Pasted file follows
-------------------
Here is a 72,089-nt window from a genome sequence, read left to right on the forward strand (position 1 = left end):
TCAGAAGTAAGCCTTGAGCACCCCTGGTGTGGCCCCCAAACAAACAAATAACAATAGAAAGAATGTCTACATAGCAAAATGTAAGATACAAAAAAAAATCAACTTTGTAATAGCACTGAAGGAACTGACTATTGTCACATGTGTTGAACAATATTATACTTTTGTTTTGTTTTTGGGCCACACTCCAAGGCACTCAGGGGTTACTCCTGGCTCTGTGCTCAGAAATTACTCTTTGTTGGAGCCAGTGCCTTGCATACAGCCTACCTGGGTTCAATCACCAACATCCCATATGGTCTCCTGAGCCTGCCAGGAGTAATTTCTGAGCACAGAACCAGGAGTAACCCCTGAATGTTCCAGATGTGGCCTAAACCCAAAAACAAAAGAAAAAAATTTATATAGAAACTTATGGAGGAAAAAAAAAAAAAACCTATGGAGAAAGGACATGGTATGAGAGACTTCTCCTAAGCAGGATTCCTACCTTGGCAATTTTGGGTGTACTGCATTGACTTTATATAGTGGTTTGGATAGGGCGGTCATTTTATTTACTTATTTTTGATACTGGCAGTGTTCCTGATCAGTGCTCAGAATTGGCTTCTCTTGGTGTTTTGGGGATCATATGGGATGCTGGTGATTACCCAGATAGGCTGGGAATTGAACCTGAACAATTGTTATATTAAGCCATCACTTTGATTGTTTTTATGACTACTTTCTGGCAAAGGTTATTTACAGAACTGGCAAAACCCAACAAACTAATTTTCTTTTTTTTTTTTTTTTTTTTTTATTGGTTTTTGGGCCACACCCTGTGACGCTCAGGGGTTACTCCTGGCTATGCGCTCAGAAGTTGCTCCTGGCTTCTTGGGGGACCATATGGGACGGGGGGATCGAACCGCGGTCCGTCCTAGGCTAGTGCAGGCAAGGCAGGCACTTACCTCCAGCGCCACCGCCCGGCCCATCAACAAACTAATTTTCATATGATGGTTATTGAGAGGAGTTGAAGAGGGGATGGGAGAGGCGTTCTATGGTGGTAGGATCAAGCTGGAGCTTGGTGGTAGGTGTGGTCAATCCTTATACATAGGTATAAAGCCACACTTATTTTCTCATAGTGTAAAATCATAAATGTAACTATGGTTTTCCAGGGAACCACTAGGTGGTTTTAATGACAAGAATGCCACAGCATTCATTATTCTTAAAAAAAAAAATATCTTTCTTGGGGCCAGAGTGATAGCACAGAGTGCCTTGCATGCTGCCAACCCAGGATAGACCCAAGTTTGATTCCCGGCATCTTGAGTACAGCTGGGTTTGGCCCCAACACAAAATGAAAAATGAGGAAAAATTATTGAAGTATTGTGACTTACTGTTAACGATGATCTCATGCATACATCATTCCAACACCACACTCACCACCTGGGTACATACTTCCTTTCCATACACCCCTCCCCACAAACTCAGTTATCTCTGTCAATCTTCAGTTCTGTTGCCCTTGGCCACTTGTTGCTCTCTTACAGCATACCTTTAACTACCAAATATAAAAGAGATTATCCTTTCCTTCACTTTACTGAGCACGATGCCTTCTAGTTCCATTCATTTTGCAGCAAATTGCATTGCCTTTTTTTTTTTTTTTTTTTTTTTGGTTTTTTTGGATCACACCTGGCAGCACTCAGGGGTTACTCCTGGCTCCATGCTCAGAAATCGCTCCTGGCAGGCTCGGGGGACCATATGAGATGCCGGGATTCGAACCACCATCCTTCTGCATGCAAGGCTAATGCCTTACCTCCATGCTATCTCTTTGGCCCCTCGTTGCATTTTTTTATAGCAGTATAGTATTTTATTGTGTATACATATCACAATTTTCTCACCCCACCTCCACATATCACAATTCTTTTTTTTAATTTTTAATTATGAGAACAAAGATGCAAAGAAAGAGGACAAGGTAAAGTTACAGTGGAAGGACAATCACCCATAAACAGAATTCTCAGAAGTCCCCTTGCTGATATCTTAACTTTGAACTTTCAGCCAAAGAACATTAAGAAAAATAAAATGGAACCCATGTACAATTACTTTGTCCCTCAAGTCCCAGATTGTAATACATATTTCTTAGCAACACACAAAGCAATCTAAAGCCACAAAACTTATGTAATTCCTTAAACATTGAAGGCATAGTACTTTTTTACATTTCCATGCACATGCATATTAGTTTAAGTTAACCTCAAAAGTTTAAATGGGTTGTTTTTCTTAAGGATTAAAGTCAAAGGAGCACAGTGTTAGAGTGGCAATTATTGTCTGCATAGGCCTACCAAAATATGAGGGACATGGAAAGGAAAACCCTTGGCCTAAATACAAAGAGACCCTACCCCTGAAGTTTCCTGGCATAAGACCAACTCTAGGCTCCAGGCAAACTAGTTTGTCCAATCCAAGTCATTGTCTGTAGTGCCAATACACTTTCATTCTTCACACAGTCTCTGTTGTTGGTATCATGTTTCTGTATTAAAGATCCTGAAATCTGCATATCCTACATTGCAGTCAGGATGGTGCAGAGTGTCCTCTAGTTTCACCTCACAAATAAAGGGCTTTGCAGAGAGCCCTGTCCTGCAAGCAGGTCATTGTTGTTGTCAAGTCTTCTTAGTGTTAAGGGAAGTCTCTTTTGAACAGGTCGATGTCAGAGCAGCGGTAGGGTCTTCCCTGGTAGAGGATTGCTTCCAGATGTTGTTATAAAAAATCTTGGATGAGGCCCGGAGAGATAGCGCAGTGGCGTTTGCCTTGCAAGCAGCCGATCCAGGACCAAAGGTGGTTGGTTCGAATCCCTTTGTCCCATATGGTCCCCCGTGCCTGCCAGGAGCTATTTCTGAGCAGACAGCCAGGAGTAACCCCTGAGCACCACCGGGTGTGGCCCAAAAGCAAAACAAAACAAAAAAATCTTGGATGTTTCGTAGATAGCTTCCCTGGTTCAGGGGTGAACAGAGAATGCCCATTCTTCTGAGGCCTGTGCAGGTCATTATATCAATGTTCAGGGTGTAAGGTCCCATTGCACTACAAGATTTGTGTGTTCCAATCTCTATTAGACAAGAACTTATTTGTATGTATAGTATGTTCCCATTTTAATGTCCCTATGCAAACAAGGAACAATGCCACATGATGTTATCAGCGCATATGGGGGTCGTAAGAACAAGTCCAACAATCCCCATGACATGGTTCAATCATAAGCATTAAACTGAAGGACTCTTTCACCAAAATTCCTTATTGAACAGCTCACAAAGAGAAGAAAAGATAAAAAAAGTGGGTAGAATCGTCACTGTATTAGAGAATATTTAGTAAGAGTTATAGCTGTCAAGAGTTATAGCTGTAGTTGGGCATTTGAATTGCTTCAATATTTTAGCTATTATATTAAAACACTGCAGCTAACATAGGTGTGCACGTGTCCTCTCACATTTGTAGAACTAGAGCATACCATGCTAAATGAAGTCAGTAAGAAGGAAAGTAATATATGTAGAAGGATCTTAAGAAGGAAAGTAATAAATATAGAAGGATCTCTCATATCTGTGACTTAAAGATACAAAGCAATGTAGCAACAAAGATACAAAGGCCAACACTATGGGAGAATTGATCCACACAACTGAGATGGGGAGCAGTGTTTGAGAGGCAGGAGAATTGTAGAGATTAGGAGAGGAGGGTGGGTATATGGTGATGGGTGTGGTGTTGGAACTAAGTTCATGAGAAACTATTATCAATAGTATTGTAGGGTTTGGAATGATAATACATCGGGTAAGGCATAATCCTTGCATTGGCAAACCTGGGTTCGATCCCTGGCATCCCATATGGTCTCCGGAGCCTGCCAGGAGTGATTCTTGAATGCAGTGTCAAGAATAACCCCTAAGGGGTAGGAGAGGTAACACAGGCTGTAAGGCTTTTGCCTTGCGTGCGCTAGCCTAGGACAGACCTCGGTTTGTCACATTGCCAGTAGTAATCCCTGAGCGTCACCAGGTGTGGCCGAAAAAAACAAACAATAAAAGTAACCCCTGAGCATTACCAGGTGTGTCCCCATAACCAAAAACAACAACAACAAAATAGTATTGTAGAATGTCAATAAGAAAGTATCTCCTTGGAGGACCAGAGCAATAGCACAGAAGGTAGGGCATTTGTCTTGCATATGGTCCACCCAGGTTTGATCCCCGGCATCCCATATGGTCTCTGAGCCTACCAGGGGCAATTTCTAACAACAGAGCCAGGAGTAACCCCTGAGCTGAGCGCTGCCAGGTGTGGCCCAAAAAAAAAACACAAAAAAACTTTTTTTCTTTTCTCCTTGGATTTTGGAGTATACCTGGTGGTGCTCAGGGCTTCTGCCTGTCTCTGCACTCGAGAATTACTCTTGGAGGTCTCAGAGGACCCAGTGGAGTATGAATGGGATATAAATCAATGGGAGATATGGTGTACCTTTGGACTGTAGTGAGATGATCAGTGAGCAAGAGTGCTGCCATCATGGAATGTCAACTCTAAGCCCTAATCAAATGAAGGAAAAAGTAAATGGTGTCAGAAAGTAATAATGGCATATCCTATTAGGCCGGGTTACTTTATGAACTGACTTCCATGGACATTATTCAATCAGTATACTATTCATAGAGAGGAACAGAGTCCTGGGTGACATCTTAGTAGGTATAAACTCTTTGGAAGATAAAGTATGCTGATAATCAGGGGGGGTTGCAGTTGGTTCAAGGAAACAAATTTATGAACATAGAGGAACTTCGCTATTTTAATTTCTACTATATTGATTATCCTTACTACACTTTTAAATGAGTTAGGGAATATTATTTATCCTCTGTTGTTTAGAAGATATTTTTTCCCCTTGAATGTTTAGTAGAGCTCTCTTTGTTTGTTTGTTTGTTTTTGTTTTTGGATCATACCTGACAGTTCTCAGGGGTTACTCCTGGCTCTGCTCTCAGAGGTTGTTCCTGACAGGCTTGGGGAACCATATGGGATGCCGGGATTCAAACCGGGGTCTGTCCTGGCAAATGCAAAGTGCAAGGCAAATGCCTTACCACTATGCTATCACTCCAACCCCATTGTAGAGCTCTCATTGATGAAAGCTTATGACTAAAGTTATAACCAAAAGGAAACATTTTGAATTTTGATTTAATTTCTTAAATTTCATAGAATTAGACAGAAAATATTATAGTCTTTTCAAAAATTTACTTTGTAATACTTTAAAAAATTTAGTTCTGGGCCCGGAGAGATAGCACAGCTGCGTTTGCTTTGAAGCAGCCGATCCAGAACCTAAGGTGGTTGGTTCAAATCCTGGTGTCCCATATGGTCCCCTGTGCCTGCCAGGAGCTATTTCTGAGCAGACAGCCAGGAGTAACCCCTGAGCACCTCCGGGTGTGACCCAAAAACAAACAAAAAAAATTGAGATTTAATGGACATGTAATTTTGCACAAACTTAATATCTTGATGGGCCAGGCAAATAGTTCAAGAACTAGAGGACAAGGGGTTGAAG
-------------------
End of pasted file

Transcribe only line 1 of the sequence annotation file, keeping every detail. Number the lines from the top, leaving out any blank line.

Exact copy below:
Here is a 72,089-nt window from a genome sequence, read left to right on the forward strand (position 1 = left end):